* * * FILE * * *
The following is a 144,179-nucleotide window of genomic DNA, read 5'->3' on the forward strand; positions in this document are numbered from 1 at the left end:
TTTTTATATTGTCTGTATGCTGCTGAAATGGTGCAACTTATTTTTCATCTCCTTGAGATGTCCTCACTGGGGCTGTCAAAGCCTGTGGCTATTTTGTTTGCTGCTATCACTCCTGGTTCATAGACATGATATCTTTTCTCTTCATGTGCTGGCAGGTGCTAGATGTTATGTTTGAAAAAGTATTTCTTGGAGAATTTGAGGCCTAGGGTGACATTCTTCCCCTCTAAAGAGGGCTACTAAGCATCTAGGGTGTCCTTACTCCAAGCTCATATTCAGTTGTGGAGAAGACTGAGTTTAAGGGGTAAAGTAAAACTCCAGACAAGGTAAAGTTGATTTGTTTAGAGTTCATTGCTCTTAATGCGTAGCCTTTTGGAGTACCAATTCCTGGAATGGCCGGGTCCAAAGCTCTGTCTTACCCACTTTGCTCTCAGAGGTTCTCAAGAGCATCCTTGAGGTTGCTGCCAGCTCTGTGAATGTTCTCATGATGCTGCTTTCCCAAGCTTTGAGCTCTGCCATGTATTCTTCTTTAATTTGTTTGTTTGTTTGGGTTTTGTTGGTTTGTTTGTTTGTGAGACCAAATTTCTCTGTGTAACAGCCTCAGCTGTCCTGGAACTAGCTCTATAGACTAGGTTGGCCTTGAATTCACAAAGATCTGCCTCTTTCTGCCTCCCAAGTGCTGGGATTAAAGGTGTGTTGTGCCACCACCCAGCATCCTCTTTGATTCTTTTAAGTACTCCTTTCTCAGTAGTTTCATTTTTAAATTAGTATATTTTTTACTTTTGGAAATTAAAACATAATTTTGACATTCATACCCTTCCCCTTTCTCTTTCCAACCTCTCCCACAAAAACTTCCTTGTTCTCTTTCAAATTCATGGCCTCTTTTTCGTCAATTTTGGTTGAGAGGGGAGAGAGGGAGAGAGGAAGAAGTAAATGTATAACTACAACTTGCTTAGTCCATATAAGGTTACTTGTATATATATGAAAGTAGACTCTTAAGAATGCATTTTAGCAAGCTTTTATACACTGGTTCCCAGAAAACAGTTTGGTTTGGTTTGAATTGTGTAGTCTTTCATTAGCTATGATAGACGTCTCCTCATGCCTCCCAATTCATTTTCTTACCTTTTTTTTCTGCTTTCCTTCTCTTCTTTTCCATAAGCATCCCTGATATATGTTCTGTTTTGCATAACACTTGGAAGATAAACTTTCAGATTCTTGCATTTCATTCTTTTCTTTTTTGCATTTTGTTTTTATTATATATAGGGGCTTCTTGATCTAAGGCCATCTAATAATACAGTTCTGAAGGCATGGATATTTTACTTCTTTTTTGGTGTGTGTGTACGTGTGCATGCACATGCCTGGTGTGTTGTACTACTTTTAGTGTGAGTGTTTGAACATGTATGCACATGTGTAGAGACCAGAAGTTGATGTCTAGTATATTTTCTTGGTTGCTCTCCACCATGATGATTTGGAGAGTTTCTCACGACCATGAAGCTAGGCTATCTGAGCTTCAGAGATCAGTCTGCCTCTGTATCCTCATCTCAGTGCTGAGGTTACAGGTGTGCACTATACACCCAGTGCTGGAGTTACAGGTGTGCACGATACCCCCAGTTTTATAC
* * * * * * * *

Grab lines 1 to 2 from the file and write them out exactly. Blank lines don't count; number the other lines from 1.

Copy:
The following is a 144,179-nucleotide window of genomic DNA, read 5'->3' on the forward strand; positions in this document are numbered from 1 at the left end:
TTTTTATATTGTCTGTATGCTGCTGAAATGGTGCAACTTATTTTTCATCTCCTTGAGATGTCCTCACTGGGGCTGTCAAAGCCTGTGGCTATTTTGTTTGCTGCTATCACTCCTGGTTCATAGACATGATATCTTTTCTCTTCATGTGCTGGCAGGTGCTAGATGTTATGTTTGAAAAAGTATTTCTTGGAGAATTTGAGGCCTAGGGTGACATTCTTCCCCTCTAAAGAGGGCTACTAAGCATCTAGGGTGTCCTTACTCCAAGCTCATATTCAGTTGTGGAGAAGACTGAGTTTAAGGGGTAAAGTAAAACTCCAGACAAGGTAAAGTTGATTTGTTTAGAGTTCATTGCTCTTAATGCGTAGCCTTTTGGAGTACCAATTCCTGGAATGGCCGGGTCCAAAGCTCTGTCTTACCCACTTTGCTCTCAGAGGTTCTCAAGAGCATCCTTGAGGTTGCTGCCAGCTCTGTGAATGTTCTCATGATGCTGCTTTCCCAAGCTTTGAGCTCTGCCATGTATTCTTCTTTAATTTGTTTGTTTGTTTGGGTTTTGTTGGTTTGTTTGTTTGTGAGACCAAATTTCTCTGTGTAACAGCCTCAGCTGTCCTGGAACTAGCTCTATAGACTAGGTTGGCCTTGAATTCACAAAGATCTGCCTCTTTCTGCCTCCCAAGTGCTGGGATTAAAGGTGTGTTGTGCCACCACCCAGCATCCTCTTTGATTCTTTTAAGTACTCCTTTCTCAGTAGTTTCATTTTTAAATTAGTATATTTTTTACTTTTGGAAATTAAAACATAATTTTGACATTCATACCCTTCCCCTTTCTCTTTCCAACCTCTCCCACAAAAACTTCCTTGTTCTCTTTCAAATTCATGGCCTCTTTTTCGTCAATTTTGGTTGAGAGGGGAGAGAGGGAGAGAGGAAGAAGTAAATGTATAACTACAACTTGCTTAGTCCATATAAGGTTACTTGTATATATATGAAAGTAGACTCTTAAGAATGCATTTTAGCAAGCTTTTATACACTGGTTCCCAGAAAACAGTTTGGTTTGGTTTGAATTGTGTAGTCTTTCATTAGCTATGATAGACGTCTCCTCATGCCTCCCAATTCATTTTCTTACCTTTTTTTTCTGCTTTCCTTCTCTTCTTTTCCATAAGCATCCCTGATATATGTTCTGTTTTGCATAACACTTGGAAGATAAACTTTCAGATTCTTGCATTTCATTCTTTTCTTTTTTGCATTTTGTTTTTATTATATATAGGGGCTTCTTGATCTAAGGCCATCTAATAATACAGTTCTGAAGGCATGGATATTTTACTTCTTTTTTGGTGTGTGTGTACGTGTGCATGCACATGCCTGGTGTGTTGTACTACTTTTAGTGTGAGTGTTTGAACATGTATGCACATGTGTAGAGACCAGAAGTTGATGTCTAGTATATTTTCTTGGTTGCTCTCCACCATGATGATTTGGAGAGTTTCTCACGACCATGAAGCTAGGCTATCTGAGCTTCAGAGATCAGTCTGCCTCTGTATCCTCATCTCAGTGCTGAGGTTACAGGTGTGCACTATACACCCAGTGCTGGAGTTACAGGTGTGCACGATACCCCCAGTTTTATAC